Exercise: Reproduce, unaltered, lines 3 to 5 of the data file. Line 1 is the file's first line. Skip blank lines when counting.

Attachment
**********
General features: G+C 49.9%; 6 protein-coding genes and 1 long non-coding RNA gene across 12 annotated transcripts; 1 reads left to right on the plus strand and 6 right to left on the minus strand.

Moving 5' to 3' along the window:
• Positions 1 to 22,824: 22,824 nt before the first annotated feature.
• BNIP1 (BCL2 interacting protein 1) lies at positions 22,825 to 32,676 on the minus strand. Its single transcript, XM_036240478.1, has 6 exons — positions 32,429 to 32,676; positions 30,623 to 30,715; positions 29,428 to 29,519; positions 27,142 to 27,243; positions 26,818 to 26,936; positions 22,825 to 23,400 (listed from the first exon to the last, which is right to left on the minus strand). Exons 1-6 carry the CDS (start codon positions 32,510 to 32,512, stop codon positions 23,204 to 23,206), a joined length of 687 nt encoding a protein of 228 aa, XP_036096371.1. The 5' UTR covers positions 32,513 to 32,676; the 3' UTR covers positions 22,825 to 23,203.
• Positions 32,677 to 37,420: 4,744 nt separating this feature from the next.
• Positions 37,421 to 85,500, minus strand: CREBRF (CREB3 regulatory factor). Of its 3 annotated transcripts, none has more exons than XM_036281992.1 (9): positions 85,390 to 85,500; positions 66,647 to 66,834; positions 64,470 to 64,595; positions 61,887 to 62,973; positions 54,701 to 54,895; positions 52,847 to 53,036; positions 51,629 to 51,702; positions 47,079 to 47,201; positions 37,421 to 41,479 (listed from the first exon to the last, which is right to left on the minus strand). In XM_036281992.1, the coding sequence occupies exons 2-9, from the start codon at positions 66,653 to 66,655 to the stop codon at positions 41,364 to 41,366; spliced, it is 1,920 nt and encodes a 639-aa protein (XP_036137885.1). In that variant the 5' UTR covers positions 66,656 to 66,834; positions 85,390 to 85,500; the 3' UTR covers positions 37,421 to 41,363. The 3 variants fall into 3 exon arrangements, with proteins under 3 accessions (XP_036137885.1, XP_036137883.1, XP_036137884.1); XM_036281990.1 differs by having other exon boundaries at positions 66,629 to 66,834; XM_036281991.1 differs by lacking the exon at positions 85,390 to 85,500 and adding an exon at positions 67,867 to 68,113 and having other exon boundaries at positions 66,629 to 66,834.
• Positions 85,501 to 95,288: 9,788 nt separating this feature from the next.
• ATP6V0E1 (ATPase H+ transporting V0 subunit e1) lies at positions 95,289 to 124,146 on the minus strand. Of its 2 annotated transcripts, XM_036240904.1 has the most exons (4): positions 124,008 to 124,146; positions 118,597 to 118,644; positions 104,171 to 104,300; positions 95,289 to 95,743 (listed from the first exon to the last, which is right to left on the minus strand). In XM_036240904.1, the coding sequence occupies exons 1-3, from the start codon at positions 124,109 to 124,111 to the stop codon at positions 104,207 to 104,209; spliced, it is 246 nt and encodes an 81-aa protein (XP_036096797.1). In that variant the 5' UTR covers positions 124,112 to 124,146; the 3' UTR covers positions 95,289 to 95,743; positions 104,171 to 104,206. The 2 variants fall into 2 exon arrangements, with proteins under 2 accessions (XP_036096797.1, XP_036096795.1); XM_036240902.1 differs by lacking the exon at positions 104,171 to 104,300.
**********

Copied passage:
• Positions 1 to 22,824: 22,824 nt before the first annotated feature.
• BNIP1 (BCL2 interacting protein 1) lies at positions 22,825 to 32,676 on the minus strand. Its single transcript, XM_036240478.1, has 6 exons — positions 32,429 to 32,676; positions 30,623 to 30,715; positions 29,428 to 29,519; positions 27,142 to 27,243; positions 26,818 to 26,936; positions 22,825 to 23,400 (listed from the first exon to the last, which is right to left on the minus strand). Exons 1-6 carry the CDS (start codon positions 32,510 to 32,512, stop codon positions 23,204 to 23,206), a joined length of 687 nt encoding a protein of 228 aa, XP_036096371.1. The 5' UTR covers positions 32,513 to 32,676; the 3' UTR covers positions 22,825 to 23,203.
• Positions 32,677 to 37,420: 4,744 nt separating this feature from the next.